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|Queen's Harbour Yacht & Country Club's par-3 13th is a tricky little hole next to the Intracoastal Waterway. (Lisa Allen/TravelGolf)|
JACKSONVILLE, Fla. -- It's a rare golf course that puts golf and yachts in such close proximity, but the 18th green at Queen's Harbour Yacht & Country Club abuts the marina.
While playing, one gets a close look at a life many of us don't experience.
"It goes through the neighborhood and the marina, so on some holes you have a million-dollar house and a yacht to look at," said Sean McGauley, the head pro at Queen's Harbour. "That's not so bad."
The golf also is of a quality one rarely experiences. Queen's Harbour has a great mix of superbly maintained golf holes, with long par 4s, short par 5s and a variety of par 3s. Atop that, there are six tee stations from which to choose, from the holy grail of 7,000-plus yards from the tips to the forward tees of 5,108 yards. Queen's Harbour gives shorter hitters many options, with a route from tee to green, all on the ground.
"One of the biggest things about this course is that you have to hit different shots," McGauley said.
Designed by Mark McCumber, a Jacksonville native, this golf course accentuates all that is coastal Florida, with lots of water, towering pines and Spanish moss-draped oaks. The golf course is carpeted in Bermuda, which provides accurate greens, lush fairways and punishing rough. When it comes to the greens, though, I think McCumber was influenced by the local carnival. Roller-coaster rides they are.
McCumber also must be right-handed because, with few exemptions, the risks arrive in the form of bunker complexes on the right side of the greens.
The golf course often presents false fronts or mounds at the throat to the green to imperil those who prefer a ground game to the green. The golf course also features rolling fairways to either help or hinder a drive. Catch it on the face, and you'll lose some distance. Conversely, you can gain some real estate on the far side of a swale.
You will be well cared for at Queen's Harbour Yacht & Country Club, from the towels in the cart, to the frequent rest stations throughout the golf course (each equipped with water and ice), to the frequent appearance of the beverage cart and the complimentary snacks at the 19th hole. A vehicle bridge you share is adorned in paving stones. The practice area also accommodates all aspects of the game, with its own water station and restroom. And it's appropriate that the chipping area is right next to the water.
McCumber sort of insists that you play the golf course his way. But to entice you, he'll give you bonuses, like on the par-4 fourth hole. The dogleg left punishes those who hit it too far and those who are sloppy with their drives. Hit it right where McCumber wants you to, and he gives you a launching slope to clear the midway marsh to get to an elevated green that rewards shots at the right place, on the right tier. It's ranked the hardest hole on the golf course, but only if you're stubborn or unsuccessful with your intended shots.
Right after that, you face the par-5 fifth hole and realize this golf course has been working you hard, with a rough par 4 and two par 5s in the first five holes.
Queen's Harbour lets up a little after that, but it isn't a cakewalk, with a ridge across the green on the par-3 seventh and the small opening to the green on No. 9.
The back nine doles out memorable holes over a steadier rhythm. The great par-5 12th hole has a green well guarded with a bulkhead left and front and bunkers right. The 13th hole, a par 3, is nestled against a marsh with a huge Intracoastal Waterway bridge as a backdrop. Wind will be a factor on this hole. But take note that short hitter have the opportunity to run the ball up all the way to the green. This is an accessible course for all golfers.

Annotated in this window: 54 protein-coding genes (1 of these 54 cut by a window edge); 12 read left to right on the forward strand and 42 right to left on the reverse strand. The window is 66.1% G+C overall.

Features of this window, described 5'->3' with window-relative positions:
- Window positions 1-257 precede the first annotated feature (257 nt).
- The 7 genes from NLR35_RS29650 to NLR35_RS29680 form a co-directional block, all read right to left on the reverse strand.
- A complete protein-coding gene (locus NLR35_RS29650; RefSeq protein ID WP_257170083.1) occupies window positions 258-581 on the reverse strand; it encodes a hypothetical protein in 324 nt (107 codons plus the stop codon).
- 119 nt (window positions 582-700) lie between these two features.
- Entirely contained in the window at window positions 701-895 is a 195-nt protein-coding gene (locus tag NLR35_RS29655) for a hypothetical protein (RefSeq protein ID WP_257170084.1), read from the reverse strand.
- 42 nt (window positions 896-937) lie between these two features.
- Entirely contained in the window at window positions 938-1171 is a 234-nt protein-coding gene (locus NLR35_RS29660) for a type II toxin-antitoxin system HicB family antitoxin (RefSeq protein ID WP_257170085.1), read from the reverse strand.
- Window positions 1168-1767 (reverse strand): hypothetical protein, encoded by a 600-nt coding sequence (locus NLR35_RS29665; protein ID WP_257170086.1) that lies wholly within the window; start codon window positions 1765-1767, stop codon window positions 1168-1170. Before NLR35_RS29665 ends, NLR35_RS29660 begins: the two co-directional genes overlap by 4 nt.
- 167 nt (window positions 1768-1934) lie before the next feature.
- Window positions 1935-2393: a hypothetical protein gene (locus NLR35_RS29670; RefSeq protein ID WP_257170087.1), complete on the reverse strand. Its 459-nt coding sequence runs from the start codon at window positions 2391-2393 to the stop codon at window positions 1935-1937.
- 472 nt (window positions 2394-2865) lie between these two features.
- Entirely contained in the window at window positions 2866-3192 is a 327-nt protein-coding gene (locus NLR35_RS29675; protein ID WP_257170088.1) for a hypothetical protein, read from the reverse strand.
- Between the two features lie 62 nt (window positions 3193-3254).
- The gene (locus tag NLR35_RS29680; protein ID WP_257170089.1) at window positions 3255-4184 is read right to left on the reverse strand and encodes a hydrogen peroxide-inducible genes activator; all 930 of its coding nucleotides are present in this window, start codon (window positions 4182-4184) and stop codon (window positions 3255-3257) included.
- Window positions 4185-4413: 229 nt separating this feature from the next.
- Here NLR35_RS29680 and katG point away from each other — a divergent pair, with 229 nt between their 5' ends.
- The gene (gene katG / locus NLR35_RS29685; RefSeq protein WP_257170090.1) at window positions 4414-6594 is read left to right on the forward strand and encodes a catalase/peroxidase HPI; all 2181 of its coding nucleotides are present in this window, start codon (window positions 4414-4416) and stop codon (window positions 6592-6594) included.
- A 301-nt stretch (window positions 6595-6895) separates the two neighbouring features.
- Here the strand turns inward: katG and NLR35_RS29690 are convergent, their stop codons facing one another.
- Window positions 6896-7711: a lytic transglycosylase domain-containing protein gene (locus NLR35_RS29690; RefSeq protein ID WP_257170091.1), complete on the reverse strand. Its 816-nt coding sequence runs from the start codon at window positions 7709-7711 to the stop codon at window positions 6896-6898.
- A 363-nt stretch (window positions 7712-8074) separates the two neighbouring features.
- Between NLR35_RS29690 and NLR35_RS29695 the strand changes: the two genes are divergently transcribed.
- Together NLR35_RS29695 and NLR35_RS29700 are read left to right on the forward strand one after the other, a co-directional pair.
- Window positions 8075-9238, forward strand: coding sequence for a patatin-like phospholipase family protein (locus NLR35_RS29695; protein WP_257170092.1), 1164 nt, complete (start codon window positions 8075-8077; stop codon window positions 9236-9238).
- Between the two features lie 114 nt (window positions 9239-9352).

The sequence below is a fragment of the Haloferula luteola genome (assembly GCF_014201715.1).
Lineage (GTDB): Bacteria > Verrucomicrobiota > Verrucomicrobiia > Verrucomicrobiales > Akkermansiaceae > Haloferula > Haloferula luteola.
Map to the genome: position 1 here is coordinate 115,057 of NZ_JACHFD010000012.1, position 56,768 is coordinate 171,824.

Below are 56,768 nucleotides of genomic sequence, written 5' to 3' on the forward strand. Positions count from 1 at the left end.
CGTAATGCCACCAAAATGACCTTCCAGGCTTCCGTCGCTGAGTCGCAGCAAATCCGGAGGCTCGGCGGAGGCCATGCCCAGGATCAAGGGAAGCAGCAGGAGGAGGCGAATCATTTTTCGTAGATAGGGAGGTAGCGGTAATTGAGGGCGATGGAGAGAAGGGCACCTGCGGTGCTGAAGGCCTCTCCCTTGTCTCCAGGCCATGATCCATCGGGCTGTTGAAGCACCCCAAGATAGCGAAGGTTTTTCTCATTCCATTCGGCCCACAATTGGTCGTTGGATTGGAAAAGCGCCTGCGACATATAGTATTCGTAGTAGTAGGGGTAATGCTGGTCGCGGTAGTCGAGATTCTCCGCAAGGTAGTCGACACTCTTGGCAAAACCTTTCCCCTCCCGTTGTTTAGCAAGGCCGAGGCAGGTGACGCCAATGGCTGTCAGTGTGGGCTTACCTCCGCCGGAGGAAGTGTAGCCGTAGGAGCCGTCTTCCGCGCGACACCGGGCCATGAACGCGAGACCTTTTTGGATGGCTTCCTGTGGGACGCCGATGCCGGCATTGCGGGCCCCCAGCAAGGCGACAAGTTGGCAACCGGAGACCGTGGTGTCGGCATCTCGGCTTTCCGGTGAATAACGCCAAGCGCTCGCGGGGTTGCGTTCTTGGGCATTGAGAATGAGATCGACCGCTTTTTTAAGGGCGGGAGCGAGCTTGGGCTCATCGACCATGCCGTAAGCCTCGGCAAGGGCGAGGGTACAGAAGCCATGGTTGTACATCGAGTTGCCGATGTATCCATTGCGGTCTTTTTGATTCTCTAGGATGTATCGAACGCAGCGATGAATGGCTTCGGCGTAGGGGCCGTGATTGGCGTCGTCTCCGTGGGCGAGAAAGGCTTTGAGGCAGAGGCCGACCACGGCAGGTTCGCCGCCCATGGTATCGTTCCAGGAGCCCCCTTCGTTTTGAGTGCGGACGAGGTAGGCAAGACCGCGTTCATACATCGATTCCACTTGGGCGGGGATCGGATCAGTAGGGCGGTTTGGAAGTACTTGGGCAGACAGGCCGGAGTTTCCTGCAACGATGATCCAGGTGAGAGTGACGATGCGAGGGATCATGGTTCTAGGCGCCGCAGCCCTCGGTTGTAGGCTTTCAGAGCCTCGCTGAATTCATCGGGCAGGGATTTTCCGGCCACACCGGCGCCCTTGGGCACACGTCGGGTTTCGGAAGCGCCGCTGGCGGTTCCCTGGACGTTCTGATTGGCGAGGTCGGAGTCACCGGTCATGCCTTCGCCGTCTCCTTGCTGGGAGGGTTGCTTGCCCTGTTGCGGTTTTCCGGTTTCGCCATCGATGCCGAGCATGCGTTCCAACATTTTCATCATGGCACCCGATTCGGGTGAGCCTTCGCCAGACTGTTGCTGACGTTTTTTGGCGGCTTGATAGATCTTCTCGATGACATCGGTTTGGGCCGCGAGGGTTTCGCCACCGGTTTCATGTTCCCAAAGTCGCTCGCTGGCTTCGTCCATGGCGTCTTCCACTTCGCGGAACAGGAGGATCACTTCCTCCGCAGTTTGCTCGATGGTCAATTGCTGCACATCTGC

Each hole at Queen's Harbour Yacht & Country Club is a chess game, from the tree blocking out cutting the corner on No. 14 and the steep hill that punishes short drives (trust me, just hit it at a right angle back to the fairway. Forward progress will not be made).
McCumber likes his bunker complexes on the right side of greens, but he switches up the perils he puts on the left, from the encroaching water on No. 16 to the water on No. 18.
"The layout is phenomenal," said Bill Byrne, an 11-handicap golfer.
Playing off the gold tees, recommended for those with 6-10 handicaps, he said there are a lot of scoring opportunities.
"Some of the par 4s are long, some of the par 5s are reachable in two," he said.
Jay Howard, a member with a 10-handicap, enjoys the par 3s, which range from 131 to 197 yards.
"They aren't ridiculous," Howard said. "I love the views, and the staff is terrific."
Howard's favorite hole is No. 5, a par 5 that requires excellent planning and execution to put the ball where it needs to be on the green in regulation.
"It's a risk-reward hole," Howard said. "It's almost a birdie opportunity every time."
William Byrne, a senior golfer with a 20-handicap, enjoys the golf course because of its potential for all golfers.
"The layout is challenging, but it's not like a Pete Dye course that it's too hard," he said. " It's player friendly, but you need some skill."
September 15, 2010
Lisa Allen is a golf, travel and business writer based in Beaufort, S.C. She has edited newspapers, magazines and books in Michigan, Indiana and South Carolina. Follow her on Twitter @LAllenSC.
Any opinions expressed above are those of the writer and do not necessarily represent the views of the management.
Referred to by its hosts as a "hidden gem," the greens alone at Sterling Hills Golf Club in Camarillo, Calif. make this a stone worth turning over. Located an hour northwest of L.A., it's a pleasing, quiet and generally engaging round that will appease players of all levels.
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